Art in Oceania: A New History
Peter Brunt and Nicholas Thomas (eds)
Thames and Hudson, $130.00,
When New York’s Museum of Modern Art (MOMA) opened its landmark exhibition Arts of the South Seas in 1946, the war in the Pacific was still a fresh and, for many, a raw memory. The museum clearly anticipated a high level of interest, printing 23,500 copies of the accompanying book, although in reality new copies could still be purchased in the 1970s. The exhibition, drawn mainly from American collections, challenged perceptions of the status of Pacific art by relocating works from museums of natural history and ethnography to a mainstream art museum.
That this happened at MOMA was no accident, since the impact on what was still referred to as “primitive art” on modernism was by then well established. As the exhibition curators noted “Oceanic art was among the last of the primitive arts to be ‘discovered’ ”. They linked this to the more recent “interest in the dream world and the subconscious … [that] made us aware of the Magic art from Oceania”.
It is also worth remembering that by 1946 the New York artists who were soon to be known as abstract expressionists also had a strong interest in the hidden meanings of the arts of Oceania. Visitors to MOMA in 1946 would have encountered a world of art remote from the Pacific that GIs had so recently experienced; the works on show perpetuated a remote and ideal Pacific paradise of the western imagination rather than contemporary reality.
Over 30 years later Pacific art returned to a major east coast American museum with the 1979 Art of the Pacific Islands exhibition at the National Gallery of Art in Washington DC. The list of lenders was now international, reflecting the dispersal of Pacific art throughout the globe since European navigators invaded the Pacific in the 18th century, but the fundamental premise behind the exhibition remained unchanged.
As the National Gallery’s director, J Carter Brown explained in the catalogue, the “aim has been to choose those objects which were made before or collected at the earliest contact by Westerners, and which therefore reflect the most pristine state of the cultures”. It would be hard to find a more explicit statement of the belief that Pacific art had had its day and that since western contact it had entered into a long and steady decline, contaminated through ongoing contact with “civilisation”. By 1979 such a view was itself already in decline and just five years later the exhibition that was to transform attitudes to art in the Pacific, Te Maori, opened at the Metropolitan Museum of Art in New York. From that time on it was no longer possible to divorce works of art from the living cultures to which they belonged. As with so much else, it is possible to date the emergence of a new Pacific art history to that event.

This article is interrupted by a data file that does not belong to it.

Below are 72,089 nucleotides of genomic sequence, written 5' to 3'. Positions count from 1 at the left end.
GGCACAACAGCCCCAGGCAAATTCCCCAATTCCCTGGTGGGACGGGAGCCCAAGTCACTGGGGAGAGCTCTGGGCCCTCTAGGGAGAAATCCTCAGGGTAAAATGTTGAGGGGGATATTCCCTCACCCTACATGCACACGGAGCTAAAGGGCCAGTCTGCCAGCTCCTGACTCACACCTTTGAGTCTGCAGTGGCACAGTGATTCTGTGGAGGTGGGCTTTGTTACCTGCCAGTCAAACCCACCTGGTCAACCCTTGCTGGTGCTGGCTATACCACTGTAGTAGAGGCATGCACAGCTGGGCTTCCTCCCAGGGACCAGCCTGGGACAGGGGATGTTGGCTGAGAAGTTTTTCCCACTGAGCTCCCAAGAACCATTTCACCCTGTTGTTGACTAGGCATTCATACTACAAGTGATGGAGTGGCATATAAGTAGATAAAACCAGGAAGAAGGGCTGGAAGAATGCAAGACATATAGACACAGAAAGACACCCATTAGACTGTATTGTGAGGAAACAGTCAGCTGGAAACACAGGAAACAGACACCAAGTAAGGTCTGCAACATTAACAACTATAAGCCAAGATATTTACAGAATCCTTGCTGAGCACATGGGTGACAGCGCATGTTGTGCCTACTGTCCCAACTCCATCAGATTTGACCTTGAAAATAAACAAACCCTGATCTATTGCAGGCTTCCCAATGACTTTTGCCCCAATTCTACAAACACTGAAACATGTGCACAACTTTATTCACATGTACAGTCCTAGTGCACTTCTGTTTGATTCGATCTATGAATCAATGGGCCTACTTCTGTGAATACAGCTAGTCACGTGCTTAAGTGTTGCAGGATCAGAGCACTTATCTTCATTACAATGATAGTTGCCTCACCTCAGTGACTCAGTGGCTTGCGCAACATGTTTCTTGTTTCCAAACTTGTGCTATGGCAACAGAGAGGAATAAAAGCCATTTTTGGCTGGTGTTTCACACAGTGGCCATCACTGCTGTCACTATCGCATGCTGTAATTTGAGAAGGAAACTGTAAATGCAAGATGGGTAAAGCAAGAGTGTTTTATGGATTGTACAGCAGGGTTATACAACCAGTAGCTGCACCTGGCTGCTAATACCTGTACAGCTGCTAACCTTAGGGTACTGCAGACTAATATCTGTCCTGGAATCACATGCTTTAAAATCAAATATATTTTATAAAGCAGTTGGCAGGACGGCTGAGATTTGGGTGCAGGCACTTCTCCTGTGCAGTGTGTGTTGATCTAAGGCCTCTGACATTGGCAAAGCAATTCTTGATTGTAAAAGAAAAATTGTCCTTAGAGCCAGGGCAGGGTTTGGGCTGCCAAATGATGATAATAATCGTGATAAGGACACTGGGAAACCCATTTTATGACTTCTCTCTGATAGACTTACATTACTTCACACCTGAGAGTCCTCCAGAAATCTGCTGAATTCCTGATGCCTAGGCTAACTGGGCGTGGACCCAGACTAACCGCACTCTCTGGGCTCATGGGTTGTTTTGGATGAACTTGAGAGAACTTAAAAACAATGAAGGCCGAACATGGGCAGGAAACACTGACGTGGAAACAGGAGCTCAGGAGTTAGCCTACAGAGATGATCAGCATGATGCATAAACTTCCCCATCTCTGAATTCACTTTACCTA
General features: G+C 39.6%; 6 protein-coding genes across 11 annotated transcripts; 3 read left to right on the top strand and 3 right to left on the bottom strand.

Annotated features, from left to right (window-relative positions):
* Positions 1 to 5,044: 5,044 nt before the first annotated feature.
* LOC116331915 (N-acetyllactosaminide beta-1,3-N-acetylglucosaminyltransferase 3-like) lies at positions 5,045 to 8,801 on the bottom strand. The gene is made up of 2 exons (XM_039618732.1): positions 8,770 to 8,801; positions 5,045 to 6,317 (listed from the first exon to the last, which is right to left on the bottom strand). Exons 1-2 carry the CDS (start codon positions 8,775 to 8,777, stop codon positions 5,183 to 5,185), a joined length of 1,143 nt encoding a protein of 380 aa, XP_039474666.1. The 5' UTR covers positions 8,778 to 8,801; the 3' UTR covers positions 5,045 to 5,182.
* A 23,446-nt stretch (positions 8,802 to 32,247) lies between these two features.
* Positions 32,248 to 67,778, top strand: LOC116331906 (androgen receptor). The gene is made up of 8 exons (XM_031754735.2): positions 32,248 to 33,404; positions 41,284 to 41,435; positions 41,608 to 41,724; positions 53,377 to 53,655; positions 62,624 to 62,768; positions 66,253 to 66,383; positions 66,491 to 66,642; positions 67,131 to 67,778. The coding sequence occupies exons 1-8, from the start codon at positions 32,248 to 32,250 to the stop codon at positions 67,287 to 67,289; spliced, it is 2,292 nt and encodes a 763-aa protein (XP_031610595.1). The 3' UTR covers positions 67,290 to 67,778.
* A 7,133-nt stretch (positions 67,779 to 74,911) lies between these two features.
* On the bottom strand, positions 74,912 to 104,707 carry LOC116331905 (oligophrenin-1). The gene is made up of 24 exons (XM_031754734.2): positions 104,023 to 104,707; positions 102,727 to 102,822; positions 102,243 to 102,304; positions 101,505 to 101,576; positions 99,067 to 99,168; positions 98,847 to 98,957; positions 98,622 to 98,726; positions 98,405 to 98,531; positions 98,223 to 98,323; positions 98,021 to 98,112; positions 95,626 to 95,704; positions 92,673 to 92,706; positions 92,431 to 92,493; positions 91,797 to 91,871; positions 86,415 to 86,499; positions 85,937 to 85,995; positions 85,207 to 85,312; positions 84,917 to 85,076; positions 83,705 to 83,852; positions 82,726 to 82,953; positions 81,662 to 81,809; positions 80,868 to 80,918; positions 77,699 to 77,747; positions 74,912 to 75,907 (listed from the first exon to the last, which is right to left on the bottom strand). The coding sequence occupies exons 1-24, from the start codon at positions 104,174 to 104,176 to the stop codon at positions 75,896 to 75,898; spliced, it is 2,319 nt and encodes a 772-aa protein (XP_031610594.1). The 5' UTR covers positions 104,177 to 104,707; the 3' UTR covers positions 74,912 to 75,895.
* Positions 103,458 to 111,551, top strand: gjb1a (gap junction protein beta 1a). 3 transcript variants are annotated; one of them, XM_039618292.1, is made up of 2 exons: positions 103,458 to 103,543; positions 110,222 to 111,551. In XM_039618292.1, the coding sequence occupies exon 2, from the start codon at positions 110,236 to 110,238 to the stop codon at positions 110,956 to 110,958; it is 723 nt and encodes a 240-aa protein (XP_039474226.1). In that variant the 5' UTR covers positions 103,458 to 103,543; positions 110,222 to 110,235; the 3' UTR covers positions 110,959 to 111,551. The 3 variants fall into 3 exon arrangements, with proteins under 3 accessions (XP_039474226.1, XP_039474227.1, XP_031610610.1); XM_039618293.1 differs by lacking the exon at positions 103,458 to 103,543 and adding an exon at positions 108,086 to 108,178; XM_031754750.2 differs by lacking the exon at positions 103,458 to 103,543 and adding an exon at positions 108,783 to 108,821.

The publication of Art in Oceania: A New History marks not so much the emergence of a new approach to the art produced across almost a third of the world’s surface, but its consolidation in a single volume for an international audience. The fact that the majority of the authors and the two editors come from the Pacific region is also indicative of this changed perspective on world art. The book owes its origin to the challenge from a director of Thames and Hudson to produce a book that countered the pervasive scholarly attitude that art since 1900 was essentially a product of western culture, a view enshrined in Hal Foster’s Art Since 1900 (2004).
What distinguishes Art in Oceania: A New History from most previous studies is its focus on Pacific art produced since 1900, and especially since 1940. The authors’ rejection of the belief that Pacific art of the last century and a half is less authentic or less meaningful than the art of the ancient Pacific allows them to challenge old orthodoxies and present readers with a more diverse, complex and exciting view of the subject than has ever before been available in a single volume.